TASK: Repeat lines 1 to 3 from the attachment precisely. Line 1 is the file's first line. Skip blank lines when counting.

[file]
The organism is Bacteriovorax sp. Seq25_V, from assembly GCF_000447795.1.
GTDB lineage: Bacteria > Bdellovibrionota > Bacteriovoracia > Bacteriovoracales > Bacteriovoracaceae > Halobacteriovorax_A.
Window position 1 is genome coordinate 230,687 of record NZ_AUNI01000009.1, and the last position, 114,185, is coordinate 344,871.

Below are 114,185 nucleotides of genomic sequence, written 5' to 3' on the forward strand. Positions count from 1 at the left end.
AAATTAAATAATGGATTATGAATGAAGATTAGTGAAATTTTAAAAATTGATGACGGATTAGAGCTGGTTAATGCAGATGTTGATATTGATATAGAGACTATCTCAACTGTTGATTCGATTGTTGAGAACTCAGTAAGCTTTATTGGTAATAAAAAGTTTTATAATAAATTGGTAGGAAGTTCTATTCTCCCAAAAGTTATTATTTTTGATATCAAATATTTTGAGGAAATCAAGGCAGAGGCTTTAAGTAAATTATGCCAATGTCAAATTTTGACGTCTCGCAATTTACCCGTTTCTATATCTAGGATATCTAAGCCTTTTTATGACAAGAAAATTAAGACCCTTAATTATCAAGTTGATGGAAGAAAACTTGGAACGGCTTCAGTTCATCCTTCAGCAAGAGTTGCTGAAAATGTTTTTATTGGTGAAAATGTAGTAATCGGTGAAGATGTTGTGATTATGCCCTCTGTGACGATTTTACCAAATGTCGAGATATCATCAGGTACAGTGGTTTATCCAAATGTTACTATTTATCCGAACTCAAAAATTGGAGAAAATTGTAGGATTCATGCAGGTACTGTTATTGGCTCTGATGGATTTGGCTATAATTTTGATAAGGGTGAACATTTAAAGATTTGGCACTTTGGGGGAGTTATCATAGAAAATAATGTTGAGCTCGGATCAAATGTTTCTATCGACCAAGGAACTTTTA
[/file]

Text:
The organism is Bacteriovorax sp. Seq25_V, from assembly GCF_000447795.1.
GTDB lineage: Bacteria > Bdellovibrionota > Bacteriovoracia > Bacteriovoracales > Bacteriovoracaceae > Halobacteriovorax_A.
Window position 1 is genome coordinate 230,687 of record NZ_AUNI01000009.1, and the last position, 114,185, is coordinate 344,871.